Buddhism and Judaism are living traditions. I was reminded of this last month, when I had the the privilege of interviewing Stephen Batchelor about his new book, After Buddhism: Rethinking the Dharma for a Secular Age for The Middle Way Society. Batchelor tries to rescue the original teachings of Gotama, Buddha. Because Batchelor has been immersed in the world of Buddhism since he was a young man, and because he has been inspired by Buddhist practice as he understands it, he feels rooted in that tradition. To quote the Buddha helps embed and locate him within the unfolding of this tradition. At the same time, he doesn’t look at tradition as a fixed thing to be followed blindly. He sees tradition as a place to root oneself in order to be able to flourish more fully. Batchelor talks about seeing a graffiti on the Berlin wall when it fell that said: “Culture without history is like a tree without roots.” He said that to be self-conscious of your embeddedness in your tradition is nourishing, is emotionally and spiritually grounding and affirming, and gives you confidence and courage.
I was surprised by my own strong feelings as I listened to Stephen Batchelor’s expression of gratitude to Buddhism in spite of the attacks that he has endured from those who are strongly tied to more dogmatic forms of the tradition. I kept thinking about Judaism, about how we at the Society for Humanistic Judaism are trying to continue within the tradition of Judaism even though we reject forms of the religion that are not compatible with our humanistic beliefs. It takes courage to stand up and honestly proclaim your own point of view based upon your own knowledge and experience.
Buddhism and Judaism are living traditions that have evolved within various historical and cultural conditions. Although there are forms of these traditions that resist change and that proclaim absolute truths about the world, there are practices that keep these traditions alive and relevant to us, especially to those of us with particularly imaginative, curious, and skeptical approaches to the world. I hope you’ll listen to this podcast and hear what Stephen Batchelor eloquently says about what he believes may be the original dharma and practice taught by Gotama, a non-metaphysical dharma from which we can benefit today.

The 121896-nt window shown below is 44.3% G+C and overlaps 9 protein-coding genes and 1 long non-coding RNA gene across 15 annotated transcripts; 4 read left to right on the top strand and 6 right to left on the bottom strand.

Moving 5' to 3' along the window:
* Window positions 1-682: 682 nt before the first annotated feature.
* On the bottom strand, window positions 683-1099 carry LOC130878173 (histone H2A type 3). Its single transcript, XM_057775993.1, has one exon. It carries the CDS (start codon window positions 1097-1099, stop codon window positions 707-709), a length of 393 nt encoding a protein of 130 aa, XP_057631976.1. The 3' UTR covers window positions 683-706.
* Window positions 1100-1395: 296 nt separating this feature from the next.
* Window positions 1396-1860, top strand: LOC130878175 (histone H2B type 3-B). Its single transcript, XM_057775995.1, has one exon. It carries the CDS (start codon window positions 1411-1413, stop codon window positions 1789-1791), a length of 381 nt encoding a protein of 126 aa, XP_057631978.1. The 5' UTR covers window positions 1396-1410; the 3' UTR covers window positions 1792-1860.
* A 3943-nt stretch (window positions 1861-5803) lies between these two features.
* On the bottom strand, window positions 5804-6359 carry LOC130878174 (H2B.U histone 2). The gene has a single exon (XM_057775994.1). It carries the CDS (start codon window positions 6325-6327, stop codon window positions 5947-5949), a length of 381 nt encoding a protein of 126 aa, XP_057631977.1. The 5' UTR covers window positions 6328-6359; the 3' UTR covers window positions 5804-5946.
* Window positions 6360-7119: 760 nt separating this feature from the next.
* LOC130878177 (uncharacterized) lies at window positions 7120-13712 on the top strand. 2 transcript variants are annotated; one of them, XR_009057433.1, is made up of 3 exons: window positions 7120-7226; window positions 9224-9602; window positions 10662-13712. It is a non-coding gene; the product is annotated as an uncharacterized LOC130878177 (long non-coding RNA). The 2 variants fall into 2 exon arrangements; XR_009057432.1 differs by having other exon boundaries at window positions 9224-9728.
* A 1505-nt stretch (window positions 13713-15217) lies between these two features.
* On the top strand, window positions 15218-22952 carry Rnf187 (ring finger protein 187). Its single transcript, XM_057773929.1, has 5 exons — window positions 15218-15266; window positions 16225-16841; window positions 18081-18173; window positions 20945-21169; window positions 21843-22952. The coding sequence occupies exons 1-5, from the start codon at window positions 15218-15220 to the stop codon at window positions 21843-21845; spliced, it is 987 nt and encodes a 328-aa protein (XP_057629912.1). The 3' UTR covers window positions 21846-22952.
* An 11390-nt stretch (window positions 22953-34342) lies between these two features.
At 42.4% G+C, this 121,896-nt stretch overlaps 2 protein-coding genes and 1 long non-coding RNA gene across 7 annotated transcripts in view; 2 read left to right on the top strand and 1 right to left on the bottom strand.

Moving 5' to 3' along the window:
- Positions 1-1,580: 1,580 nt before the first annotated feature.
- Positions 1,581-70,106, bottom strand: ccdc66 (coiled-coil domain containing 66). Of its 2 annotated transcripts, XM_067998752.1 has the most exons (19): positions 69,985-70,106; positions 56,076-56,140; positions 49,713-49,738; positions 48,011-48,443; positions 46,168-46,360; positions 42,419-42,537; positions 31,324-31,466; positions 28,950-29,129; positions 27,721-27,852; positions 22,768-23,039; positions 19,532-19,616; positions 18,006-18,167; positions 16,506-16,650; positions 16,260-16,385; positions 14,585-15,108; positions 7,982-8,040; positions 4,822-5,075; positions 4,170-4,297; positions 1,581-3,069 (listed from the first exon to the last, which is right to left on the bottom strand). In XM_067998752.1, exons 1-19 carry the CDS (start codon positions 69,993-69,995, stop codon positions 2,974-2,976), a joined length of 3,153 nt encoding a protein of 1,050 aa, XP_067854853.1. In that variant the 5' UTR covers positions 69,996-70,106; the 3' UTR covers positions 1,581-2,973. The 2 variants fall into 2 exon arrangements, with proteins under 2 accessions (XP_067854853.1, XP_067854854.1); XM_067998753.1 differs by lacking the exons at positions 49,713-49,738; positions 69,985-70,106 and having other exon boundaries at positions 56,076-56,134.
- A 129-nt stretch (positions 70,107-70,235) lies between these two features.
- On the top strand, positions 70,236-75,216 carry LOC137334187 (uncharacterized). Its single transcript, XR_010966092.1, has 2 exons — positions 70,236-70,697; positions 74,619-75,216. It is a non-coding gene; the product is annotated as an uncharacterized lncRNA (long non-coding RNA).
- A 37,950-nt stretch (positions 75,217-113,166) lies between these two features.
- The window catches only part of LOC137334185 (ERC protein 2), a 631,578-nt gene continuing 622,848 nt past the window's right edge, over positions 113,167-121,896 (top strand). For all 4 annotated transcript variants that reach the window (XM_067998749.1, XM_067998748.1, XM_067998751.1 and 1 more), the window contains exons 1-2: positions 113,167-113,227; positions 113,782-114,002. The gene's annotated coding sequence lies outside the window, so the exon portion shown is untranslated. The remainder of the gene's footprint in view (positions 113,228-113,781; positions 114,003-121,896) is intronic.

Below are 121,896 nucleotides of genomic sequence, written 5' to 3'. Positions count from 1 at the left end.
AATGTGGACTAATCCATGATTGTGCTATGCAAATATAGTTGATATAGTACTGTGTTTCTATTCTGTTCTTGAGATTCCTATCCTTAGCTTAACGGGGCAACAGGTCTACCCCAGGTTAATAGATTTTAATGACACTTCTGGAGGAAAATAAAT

The above podcast is sponsored by The Middle Way Society. I highly recommend that you go to The Middle Way Society website to learn more about the middle-way approach to living an ethical life free of dogma.
Thanks for the great article and bringing this book to our attention Susan! Are there any books like it for Judaism that you would recommend?
To study rabbinic literature I like Jeffrey Rubenstein’s approach which is literary and historical. I’d start with The Culture of the Babylonian Talmud.
For a history of Judaism from a secular perspective there is Sherwin Wine’s book:
A Provocative People: A Secular History of the Jews
by Rabbi Sherwin T. Wine, edited by Rabbi Adam Chalom
Thanks for sharing these recommendation (just ordered both!)
You’re very welcome!